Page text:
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Strategies to promote student-to-student interaction in your online courses
With the recent shift to emergency remote teaching and the fact that courses during the first two summer sessions will only be offered online, CATL is providing some information on ways instructors can facilitate student-to-student interaction in online courses.
Students working together on content
- Create groups students can join themselves.
- Allow students to create their own groups. People tab must be enabled.
- Create a discussion for students to get to know each other and ask questions.
- Allow students to create discussions.
- Create a collaboration (Word, Excel, PowerPoint).
Student virtual meetings
- Let students know they can use the Collaborate Ultra course room to meet.
- Create open Collaborate Ultra sessions students can use whenever they need.
Teams: students can message or have meetings
- Create a class group in Microsoft Teams or let students create it themselves!
- Have students sign up for a WebEx account to host virtual meetings.
Virtual Meeting Strategies and Troubleshooting
- Help students manage slow internet and lower bandwidth
- Provide best practices for managing virtual work
- Remind students to:
- Mute their microphone when others are talking
- Use headphones to minimize echo
- Restart their computer daily
Utilize student-run synchronous sessions
Instructors can use student run live/synchronous sessions in their online courses. These synchronous sessions provide a way for students to be able to hear and see each other while taking an online course from different geographical locations. These sessions could be informal in nature, for example, providing students a space to discuss and talk about course content covered in a certain unit or module of the class, or to organize student study sessions for assignments or exams. Synchronous sessions can also be used for more formal course requirements such as having students deliver a group presentation or working on a group project. Tools that can be used for these synchronous sessions include Collaborate Ultra, WebEx, and Microsoft Teams.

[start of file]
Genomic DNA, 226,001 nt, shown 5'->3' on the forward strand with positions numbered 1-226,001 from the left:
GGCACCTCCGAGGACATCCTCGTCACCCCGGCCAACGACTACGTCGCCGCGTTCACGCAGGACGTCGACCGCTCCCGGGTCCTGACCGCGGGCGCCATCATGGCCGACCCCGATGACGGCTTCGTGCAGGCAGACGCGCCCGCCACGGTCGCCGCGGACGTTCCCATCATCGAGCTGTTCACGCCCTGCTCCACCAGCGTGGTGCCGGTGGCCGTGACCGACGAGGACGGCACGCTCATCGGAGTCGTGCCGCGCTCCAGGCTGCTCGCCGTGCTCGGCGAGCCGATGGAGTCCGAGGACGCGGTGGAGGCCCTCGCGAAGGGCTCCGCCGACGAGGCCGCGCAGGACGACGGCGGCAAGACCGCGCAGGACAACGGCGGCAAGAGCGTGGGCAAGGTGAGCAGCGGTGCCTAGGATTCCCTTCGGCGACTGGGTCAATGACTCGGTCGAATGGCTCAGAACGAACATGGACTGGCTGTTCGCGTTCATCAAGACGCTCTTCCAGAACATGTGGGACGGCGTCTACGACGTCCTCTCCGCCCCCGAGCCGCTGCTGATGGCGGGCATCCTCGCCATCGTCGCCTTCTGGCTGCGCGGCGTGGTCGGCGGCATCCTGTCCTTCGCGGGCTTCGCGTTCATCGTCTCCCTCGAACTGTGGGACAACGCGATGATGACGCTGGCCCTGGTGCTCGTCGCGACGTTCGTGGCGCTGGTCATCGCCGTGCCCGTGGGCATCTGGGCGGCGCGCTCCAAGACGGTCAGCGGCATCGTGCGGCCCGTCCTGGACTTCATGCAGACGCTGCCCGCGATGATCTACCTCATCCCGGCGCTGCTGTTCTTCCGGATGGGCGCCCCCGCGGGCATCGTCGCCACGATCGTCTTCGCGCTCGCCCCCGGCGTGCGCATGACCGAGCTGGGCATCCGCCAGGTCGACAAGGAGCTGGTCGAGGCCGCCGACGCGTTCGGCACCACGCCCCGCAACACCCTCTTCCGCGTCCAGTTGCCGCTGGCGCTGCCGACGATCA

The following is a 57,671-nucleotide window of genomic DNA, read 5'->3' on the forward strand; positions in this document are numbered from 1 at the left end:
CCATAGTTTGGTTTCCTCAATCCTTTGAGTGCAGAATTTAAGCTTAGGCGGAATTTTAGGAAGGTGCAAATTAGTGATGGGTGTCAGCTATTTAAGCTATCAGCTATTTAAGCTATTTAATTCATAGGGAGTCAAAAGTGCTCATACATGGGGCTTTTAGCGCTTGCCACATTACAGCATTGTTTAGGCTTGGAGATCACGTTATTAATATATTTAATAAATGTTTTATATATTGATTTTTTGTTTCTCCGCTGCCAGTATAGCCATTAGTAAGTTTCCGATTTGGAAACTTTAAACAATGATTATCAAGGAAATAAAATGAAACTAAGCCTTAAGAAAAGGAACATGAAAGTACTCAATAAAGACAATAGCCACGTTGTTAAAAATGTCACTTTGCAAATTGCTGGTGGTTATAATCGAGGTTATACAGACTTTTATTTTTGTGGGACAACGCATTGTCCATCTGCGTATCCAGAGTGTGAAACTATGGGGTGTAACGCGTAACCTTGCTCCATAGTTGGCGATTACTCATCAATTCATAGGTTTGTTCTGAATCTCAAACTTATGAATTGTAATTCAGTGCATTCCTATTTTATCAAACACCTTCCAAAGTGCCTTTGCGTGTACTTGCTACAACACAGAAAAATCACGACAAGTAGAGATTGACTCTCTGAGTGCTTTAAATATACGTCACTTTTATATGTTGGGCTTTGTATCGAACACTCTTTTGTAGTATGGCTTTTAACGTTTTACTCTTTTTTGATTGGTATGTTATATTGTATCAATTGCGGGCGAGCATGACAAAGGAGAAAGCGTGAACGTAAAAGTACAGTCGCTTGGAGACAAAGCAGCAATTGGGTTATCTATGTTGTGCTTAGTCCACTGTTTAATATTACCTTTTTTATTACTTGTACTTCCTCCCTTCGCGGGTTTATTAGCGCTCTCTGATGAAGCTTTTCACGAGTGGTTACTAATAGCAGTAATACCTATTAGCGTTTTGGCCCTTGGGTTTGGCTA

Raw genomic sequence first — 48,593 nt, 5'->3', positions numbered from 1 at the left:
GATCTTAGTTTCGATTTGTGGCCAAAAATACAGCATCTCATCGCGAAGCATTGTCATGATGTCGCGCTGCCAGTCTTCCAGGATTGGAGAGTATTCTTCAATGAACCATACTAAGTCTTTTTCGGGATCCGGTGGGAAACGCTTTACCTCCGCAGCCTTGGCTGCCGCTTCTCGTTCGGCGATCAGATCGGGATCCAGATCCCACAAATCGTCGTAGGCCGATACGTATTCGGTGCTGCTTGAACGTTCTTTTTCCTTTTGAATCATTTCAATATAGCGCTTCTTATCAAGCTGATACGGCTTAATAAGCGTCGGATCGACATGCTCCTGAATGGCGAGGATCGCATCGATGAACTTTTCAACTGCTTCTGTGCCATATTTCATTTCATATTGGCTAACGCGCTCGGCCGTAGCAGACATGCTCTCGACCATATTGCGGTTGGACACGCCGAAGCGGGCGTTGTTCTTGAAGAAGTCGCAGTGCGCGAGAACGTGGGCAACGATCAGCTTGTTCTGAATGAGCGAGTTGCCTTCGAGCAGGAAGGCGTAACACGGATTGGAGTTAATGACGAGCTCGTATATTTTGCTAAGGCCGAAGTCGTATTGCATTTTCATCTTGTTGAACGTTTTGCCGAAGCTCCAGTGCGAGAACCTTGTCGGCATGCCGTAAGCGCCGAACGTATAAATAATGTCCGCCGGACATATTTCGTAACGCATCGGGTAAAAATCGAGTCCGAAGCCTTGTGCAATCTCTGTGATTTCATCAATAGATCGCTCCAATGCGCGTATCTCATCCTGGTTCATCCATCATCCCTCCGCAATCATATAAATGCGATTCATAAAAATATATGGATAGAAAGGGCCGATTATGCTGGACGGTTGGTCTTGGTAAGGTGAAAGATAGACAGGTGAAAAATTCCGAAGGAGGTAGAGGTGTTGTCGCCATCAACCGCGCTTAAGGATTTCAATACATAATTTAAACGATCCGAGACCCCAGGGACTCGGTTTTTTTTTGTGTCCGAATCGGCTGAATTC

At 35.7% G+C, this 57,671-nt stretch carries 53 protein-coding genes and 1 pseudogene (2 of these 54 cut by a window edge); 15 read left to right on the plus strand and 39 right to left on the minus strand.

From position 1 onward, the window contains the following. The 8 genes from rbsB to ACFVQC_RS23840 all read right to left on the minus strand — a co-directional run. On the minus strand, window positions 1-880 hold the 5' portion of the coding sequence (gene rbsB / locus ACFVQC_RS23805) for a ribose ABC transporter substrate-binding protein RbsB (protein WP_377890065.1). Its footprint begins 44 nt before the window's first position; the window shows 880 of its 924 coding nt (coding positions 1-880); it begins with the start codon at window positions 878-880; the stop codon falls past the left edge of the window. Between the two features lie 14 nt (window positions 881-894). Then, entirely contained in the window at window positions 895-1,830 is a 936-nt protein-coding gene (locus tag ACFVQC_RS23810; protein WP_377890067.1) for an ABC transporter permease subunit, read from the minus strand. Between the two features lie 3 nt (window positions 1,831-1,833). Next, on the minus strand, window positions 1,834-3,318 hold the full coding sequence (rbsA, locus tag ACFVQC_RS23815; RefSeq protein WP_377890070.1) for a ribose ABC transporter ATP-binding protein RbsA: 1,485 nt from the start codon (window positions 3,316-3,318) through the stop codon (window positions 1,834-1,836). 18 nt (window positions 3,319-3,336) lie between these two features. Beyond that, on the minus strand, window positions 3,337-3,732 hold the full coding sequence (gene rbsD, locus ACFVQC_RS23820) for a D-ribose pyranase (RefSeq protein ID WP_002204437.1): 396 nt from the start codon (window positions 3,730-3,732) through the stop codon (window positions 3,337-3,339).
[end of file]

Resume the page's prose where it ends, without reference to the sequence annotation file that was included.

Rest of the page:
Promote student-to-student interaction using peer-review
Generally speaking, students are open to the idea of helping each other in class and peer review is one way to accomplish that. Having students evaluate each other's work and provide feedback can have a positive effect on student motivation, engagement, and academic achievement. When using peer reviews it is important for instructors to be clear on the directions given for the peer review and also clear on what is expected of students when reviewing each other’s work. It can be helpful to provide a rubric or other detailed instructions for students to follow when conducting peer reviews. It is also important to reinforce the idea that peer feedback should be respectful and constructive. There is a peer review function directly in Canvas.
Have students help create course materials or policies and procedures
Another idea to get students interacting with each other in online courses is to have them be involved in creating course materials, determining content that will be covered in class, and helping establish course policies. For example, most online instructors utilize netiquette guidelines in their courses. Some instructors have students discuss and create these guidelines during the first week of a course. Having students discuss and help determine how online discussions should be utilized in class and the requirements surrounding those discussions is another way students can work together and help contribute to a course. Some instructors even leave purposeful gaps in their course content and ask students to help determine what additional ideas or content should be covered. Having students work together to help contribute to the course make-up gives them an opportunity to get-to-know each other and it can give students an increased sense of ownership in the class.